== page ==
Now let’s look at this from the opposite direction. I will show that the first result is the mathematical consequence of the second result: namely, if fertile women are more probable to give birth to homosexuals, then the probability that the second sons are is higher than the probability that the first sons are gay.

For simplicity let’s only consider mothers with one or two boys. Suppose the probability of a son of a one-son mother to be a homosexual is p1. Suppose the probability of a son of a two-sons mother to be a homosexual is p2. The data shows that p2 is greater than p1. What is the consequence? Suppose the number of mothers with one son is m1 and the number of mothers with two sons is m2. Then in the whole population the probability of a boy who is the first son to be gay is (p1m1+p2m2)/(m1+m2) and the probability of a boy who is the second son to be gay is p2. It is easy to see that the first probability is smaller than the second one.

Let me create an extreme hypothetical example. Suppose mothers of one son always have straight sons, and mothers of two sons always have gay sons. Now consider a random boy in this hypothetical setting. If he’s the second son, he is always gay, while if he is the first son he is not always gay.

We can conclude that if the probability of having homosexual sons depends on fecundity, then the higher numbered children would be gay with higher probability than the first-born. This means that if the genetics argument is true and being a homosexual depends on the mother’s fecundity gene, then it would follow mathematically that the probability of homosexuality increases with birth order. The conclusion that homosexuality depends on hormonal changes might not be valid.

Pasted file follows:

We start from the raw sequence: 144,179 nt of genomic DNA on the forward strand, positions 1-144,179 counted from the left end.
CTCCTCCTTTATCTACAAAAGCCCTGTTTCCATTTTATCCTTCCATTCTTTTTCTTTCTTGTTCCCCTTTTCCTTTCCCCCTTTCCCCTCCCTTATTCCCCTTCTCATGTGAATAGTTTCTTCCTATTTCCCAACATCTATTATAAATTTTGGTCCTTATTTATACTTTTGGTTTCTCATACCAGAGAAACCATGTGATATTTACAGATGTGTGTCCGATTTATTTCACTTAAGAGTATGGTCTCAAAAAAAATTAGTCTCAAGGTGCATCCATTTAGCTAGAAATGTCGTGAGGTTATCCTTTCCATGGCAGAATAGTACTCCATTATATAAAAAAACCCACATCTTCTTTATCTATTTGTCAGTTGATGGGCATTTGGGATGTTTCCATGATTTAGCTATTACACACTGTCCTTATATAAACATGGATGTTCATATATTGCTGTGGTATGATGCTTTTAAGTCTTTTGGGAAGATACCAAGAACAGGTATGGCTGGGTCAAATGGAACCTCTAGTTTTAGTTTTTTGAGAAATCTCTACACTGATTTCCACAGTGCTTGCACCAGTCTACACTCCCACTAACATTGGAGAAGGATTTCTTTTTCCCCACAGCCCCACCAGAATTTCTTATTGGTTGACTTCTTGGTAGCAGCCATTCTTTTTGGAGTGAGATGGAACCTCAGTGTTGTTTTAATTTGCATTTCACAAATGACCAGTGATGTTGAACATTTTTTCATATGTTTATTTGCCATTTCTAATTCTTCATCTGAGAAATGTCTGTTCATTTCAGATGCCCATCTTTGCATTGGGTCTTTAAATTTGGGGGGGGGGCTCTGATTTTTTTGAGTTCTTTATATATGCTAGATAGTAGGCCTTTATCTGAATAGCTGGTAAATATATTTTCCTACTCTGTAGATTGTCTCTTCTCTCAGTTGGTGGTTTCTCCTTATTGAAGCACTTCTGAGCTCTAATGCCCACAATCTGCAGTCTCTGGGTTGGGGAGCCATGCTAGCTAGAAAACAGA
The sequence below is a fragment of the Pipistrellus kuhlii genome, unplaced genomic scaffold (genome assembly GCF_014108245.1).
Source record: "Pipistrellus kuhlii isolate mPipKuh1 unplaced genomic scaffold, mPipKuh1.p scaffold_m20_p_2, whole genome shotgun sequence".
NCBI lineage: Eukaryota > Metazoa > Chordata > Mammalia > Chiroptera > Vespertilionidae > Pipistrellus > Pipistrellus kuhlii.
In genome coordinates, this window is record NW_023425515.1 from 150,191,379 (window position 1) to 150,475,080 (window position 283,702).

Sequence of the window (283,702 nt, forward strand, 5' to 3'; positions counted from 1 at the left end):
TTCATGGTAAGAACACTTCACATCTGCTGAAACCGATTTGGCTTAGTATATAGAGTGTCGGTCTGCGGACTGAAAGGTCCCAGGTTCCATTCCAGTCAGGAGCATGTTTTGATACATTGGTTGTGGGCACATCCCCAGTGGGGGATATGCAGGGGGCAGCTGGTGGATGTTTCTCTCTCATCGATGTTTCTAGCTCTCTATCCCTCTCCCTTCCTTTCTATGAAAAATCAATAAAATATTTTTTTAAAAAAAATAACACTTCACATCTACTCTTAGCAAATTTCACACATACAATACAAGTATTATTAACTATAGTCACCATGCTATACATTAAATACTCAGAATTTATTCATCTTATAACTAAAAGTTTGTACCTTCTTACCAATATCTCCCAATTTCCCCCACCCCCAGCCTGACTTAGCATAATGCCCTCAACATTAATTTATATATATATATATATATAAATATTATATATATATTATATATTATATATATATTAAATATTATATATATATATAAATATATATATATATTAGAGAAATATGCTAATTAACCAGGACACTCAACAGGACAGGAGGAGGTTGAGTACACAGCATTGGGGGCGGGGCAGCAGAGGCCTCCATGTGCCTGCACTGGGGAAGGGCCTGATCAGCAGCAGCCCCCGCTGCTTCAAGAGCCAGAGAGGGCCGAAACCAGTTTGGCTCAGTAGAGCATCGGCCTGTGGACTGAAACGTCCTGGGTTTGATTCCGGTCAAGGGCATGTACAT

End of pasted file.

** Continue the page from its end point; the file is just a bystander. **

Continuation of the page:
So what is first, chicken or egg? Is homosexuality caused by fecundity, while birth order correlation is just the consequence? Or vice versa? Is homosexuality caused by the birth order, while correlation with fecundity is just the consequence?

What do we do when the research results are so interdependent? To untangle them we need to look at the data more carefully. And that is easy to do.

To show that homosexuality depends on the order of birth independently of the mother’s fertility, we need to take all the families with two boys (or the same number of boys) and show that in such families the second child is more probable to be homosexual than the first child.

To show the dependence on fertility, without the influence of the birth order, we need to take all first-born sons and show that they are more probable to be homosexuals if their mothers have more children.

It would be really interesting to look at this data.

Was I Dead?

Once when I was working at Telcordia, I received a phone call from my doctor’s office. Here is how it went:

— Are you Tanya Khovanova?
— Yes.
— You should come here immediately and redo your blood test ASAP.
— What’s going on?
— Your blood count shows that you are dead.
— If I’m dead, then what’s the hurry?
Given that I wasn’t dead, the conclusion was that there had been a mistake in the test. If there had been a mistake, the probability that something was wrong after the test was the same as it was before the test. There was no hurry.

Happy Nobel Prize Winners

I stumbled upon an article, Winners Live Longer, that says:

“When 524 nominees for the Nobel Prize were examined and compared to the actual winners from 1901 to 1950, the winners lived longer by 1.4 years. Why? It seems just having won and knowing you are on top gives you a boost of 1.8% to your life expectancy.”